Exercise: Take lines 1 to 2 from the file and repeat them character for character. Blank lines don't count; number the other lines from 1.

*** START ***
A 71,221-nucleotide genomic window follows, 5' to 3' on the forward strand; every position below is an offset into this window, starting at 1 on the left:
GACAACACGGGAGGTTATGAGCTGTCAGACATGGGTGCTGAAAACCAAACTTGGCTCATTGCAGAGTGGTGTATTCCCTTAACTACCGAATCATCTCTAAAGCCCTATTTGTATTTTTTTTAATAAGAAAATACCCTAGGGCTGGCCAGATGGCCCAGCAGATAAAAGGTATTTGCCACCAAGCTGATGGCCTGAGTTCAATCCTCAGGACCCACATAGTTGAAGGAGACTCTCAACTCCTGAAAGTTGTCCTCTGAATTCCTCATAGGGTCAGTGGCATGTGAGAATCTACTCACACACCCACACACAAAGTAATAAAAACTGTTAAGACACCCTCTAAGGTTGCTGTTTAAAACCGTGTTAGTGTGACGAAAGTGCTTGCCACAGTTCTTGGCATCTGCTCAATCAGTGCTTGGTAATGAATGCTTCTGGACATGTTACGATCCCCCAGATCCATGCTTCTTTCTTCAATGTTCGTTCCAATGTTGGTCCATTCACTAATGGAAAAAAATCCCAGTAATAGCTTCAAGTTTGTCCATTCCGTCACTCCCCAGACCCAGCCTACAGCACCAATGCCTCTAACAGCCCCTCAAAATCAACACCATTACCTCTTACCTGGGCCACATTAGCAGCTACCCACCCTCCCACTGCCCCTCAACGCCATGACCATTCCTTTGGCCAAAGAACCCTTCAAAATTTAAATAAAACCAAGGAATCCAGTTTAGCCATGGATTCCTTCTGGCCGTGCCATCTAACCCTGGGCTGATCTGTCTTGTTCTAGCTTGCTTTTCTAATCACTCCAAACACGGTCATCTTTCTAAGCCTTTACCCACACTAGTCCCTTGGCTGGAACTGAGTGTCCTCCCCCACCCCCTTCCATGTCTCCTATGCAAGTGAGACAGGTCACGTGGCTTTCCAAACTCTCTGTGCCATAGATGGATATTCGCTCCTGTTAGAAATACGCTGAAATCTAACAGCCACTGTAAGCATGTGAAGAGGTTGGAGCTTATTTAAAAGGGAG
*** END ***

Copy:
A 71,221-nucleotide genomic window follows, 5' to 3' on the forward strand; every position below is an offset into this window, starting at 1 on the left:
GACAACACGGGAGGTTATGAGCTGTCAGACATGGGTGCTGAAAACCAAACTTGGCTCATTGCAGAGTGGTGTATTCCCTTAACTACCGAATCATCTCTAAAGCCCTATTTGTATTTTTTTTAATAAGAAAATACCCTAGGGCTGGCCAGATGGCCCAGCAGATAAAAGGTATTTGCCACCAAGCTGATGGCCTGAGTTCAATCCTCAGGACCCACATAGTTGAAGGAGACTCTCAACTCCTGAAAGTTGTCCTCTGAATTCCTCATAGGGTCAGTGGCATGTGAGAATCTACTCACACACCCACACACAAAGTAATAAAAACTGTTAAGACACCCTCTAAGGTTGCTGTTTAAAACCGTGTTAGTGTGACGAAAGTGCTTGCCACAGTTCTTGGCATCTGCTCAATCAGTGCTTGGTAATGAATGCTTCTGGACATGTTACGATCCCCCAGATCCATGCTTCTTTCTTCAATGTTCGTTCCAATGTTGGTCCATTCACTAATGGAAAAAAATCCCAGTAATAGCTTCAAGTTTGTCCATTCCGTCACTCCCCAGACCCAGCCTACAGCACCAATGCCTCTAACAGCCCCTCAAAATCAACACCATTACCTCTTACCTGGGCCACATTAGCAGCTACCCACCCTCCCACTGCCCCTCAACGCCATGACCATTCCTTTGGCCAAAGAACCCTTCAAAATTTAAATAAAACCAAGGAATCCAGTTTAGCCATGGATTCCTTCTGGCCGTGCCATCTAACCCTGGGCTGATCTGTCTTGTTCTAGCTTGCTTTTCTAATCACTCCAAACACGGTCATCTTTCTAAGCCTTTACCCACACTAGTCCCTTGGCTGGAACTGAGTGTCCTCCCCCACCCCCTTCCATGTCTCCTATGCAAGTGAGACAGGTCACGTGGCTTTCCAAACTCTCTGTGCCATAGATGGATATTCGCTCCTGTTAGAAATACGCTGAAATCTAACAGCCACTGTAAGCATGTGAAGAGGTTGGAGCTTATTTAAAAGGGAG